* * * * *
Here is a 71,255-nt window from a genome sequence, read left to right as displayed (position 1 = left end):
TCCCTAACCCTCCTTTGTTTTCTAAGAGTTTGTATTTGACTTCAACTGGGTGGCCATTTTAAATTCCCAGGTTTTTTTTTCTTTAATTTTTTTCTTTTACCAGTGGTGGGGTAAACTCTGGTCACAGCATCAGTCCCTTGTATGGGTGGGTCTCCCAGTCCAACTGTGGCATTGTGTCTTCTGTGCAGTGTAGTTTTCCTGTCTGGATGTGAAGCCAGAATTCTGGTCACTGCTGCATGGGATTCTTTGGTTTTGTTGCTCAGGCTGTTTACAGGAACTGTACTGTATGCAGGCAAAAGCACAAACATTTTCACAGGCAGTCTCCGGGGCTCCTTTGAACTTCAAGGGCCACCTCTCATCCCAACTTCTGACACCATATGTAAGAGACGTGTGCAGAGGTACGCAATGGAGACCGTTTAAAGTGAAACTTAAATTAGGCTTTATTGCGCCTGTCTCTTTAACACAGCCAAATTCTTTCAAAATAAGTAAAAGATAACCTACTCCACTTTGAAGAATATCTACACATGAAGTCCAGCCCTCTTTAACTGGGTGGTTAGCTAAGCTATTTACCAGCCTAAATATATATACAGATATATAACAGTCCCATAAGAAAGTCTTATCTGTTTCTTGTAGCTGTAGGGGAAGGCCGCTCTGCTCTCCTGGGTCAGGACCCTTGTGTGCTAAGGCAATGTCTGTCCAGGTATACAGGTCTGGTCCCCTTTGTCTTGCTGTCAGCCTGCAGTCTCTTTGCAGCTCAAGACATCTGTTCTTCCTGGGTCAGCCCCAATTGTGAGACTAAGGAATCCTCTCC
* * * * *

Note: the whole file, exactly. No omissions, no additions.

Here is a 71,255-nt window from a genome sequence, read left to right as displayed (position 1 = left end):
TCCCTAACCCTCCTTTGTTTTCTAAGAGTTTGTATTTGACTTCAACTGGGTGGCCATTTTAAATTCCCAGGTTTTTTTTTCTTTAATTTTTTTCTTTTACCAGTGGTGGGGTAAACTCTGGTCACAGCATCAGTCCCTTGTATGGGTGGGTCTCCCAGTCCAACTGTGGCATTGTGTCTTCTGTGCAGTGTAGTTTTCCTGTCTGGATGTGAAGCCAGAATTCTGGTCACTGCTGCATGGGATTCTTTGGTTTTGTTGCTCAGGCTGTTTACAGGAACTGTACTGTATGCAGGCAAAAGCACAAACATTTTCACAGGCAGTCTCCGGGGCTCCTTTGAACTTCAAGGGCCACCTCTCATCCCAACTTCTGACACCATATGTAAGAGACGTGTGCAGAGGTACGCAATGGAGACCGTTTAAAGTGAAACTTAAATTAGGCTTTATTGCGCCTGTCTCTTTAACACAGCCAAATTCTTTCAAAATAAGTAAAAGATAACCTACTCCACTTTGAAGAATATCTACACATGAAGTCCAGCCCTCTTTAACTGGGTGGTTAGCTAAGCTATTTACCAGCCTAAATATATATACAGATATATAACAGTCCCATAAGAAAGTCTTATCTGTTTCTTGTAGCTGTAGGGGAAGGCCGCTCTGCTCTCCTGGGTCAGGACCCTTGTGTGCTAAGGCAATGTCTGTCCAGGTATACAGGTCTGGTCCCCTTTGTCTTGCTGTCAGCCTGCAGTCTCTTTGCAGCTCAAGACATCTGTTCTTCCTGGGTCAGCCCCAATTGTGAGACTAAGGAATCCTCTCC